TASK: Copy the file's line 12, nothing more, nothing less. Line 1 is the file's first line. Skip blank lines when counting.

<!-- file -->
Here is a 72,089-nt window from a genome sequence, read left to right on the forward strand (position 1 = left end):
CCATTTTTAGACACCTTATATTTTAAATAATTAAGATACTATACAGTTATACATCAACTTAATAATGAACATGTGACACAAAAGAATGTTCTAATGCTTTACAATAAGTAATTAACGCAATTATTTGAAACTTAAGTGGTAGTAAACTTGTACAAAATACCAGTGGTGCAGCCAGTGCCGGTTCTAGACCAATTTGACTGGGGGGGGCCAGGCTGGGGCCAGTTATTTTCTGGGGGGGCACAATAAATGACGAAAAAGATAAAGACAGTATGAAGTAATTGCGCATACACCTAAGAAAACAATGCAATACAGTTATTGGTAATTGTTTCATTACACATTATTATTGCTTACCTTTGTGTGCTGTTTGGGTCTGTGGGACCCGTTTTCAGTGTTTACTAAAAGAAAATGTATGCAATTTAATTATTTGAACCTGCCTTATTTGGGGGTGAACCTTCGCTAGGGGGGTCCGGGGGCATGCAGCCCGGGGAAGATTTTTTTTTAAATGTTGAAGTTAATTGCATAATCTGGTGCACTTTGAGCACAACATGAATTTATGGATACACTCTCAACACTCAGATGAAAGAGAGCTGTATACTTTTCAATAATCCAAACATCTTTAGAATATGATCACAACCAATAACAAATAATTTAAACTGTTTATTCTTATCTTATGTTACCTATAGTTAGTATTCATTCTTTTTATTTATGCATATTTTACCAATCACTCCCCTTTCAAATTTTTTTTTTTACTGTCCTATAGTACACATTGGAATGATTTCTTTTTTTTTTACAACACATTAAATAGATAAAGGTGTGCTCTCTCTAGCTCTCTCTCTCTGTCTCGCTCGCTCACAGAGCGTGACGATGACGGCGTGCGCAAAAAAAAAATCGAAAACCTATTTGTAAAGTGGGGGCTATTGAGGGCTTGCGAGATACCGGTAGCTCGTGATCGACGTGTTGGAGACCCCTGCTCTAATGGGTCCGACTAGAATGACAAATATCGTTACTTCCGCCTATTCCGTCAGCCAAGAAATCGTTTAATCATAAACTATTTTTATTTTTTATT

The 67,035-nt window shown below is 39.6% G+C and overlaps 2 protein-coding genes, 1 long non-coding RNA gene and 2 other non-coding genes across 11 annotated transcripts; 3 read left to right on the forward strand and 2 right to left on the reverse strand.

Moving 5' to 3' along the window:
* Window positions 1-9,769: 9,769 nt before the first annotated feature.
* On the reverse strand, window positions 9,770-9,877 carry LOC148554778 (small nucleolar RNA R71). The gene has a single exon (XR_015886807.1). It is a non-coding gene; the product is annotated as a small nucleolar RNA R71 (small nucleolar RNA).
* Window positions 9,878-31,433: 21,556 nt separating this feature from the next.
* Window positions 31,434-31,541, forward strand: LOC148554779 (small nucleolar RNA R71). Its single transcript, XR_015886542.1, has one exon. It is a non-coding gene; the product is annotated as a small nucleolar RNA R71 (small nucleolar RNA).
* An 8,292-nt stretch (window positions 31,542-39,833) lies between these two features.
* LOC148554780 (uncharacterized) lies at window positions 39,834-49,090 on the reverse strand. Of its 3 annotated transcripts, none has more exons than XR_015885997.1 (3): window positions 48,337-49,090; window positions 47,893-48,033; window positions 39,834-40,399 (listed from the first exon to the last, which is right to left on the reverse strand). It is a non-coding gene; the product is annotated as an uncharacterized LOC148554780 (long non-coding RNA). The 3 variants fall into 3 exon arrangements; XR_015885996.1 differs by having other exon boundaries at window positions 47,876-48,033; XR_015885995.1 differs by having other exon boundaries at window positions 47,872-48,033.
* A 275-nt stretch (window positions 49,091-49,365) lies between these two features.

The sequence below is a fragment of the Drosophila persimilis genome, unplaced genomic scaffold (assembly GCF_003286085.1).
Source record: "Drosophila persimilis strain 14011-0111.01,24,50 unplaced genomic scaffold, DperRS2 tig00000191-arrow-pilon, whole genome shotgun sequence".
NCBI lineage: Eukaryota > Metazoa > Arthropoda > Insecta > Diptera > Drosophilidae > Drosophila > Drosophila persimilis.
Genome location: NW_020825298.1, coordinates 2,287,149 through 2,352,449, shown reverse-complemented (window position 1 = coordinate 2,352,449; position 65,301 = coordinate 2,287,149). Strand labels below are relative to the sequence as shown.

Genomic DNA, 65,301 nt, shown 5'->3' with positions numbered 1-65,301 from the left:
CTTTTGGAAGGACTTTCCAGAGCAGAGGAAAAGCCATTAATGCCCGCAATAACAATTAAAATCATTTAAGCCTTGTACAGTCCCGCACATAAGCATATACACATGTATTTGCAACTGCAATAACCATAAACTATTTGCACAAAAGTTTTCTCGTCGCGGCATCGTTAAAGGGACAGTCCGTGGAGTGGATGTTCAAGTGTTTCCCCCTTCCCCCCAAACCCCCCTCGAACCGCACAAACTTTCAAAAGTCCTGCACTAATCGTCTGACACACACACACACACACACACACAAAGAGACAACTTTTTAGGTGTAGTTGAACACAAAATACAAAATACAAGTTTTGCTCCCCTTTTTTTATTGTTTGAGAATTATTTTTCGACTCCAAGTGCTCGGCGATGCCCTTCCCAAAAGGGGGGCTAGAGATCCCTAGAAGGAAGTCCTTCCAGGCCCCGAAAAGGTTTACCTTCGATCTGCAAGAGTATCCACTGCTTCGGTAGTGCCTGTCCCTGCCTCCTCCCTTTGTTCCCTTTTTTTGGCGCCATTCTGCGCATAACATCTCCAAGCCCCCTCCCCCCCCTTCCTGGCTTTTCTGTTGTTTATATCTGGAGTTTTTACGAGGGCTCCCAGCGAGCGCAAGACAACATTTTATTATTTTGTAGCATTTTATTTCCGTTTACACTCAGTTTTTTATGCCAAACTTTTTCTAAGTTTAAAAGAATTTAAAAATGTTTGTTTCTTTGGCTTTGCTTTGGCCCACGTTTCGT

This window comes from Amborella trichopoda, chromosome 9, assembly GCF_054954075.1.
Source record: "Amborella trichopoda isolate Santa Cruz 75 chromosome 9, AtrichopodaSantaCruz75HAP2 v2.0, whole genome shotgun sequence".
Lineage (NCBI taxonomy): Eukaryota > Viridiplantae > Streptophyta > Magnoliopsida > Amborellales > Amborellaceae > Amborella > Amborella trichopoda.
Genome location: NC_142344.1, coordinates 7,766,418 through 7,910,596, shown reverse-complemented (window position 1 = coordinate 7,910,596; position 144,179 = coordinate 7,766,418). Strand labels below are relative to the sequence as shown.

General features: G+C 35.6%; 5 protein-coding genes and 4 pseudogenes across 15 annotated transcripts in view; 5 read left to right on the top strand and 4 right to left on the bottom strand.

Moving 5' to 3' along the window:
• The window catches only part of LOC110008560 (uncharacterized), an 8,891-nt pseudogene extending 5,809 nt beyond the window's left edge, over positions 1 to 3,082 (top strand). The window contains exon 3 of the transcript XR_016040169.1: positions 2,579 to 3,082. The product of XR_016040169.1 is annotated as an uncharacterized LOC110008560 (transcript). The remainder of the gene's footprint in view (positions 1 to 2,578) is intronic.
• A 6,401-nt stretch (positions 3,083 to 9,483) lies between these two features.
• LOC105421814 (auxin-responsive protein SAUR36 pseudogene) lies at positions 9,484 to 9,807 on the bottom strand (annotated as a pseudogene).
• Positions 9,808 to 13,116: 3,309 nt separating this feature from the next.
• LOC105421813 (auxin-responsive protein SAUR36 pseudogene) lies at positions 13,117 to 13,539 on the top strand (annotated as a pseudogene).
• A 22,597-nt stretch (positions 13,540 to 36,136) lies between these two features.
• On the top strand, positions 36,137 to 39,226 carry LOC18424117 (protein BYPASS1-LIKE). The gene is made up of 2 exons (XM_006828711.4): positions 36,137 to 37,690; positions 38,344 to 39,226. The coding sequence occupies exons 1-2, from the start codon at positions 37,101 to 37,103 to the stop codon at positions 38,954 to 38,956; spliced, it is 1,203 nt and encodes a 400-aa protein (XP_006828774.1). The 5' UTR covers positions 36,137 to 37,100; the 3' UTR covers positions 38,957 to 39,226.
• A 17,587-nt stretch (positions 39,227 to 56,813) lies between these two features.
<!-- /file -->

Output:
The sequence below is a fragment of the Drosophila persimilis genome, unplaced genomic scaffold (assembly GCF_003286085.1).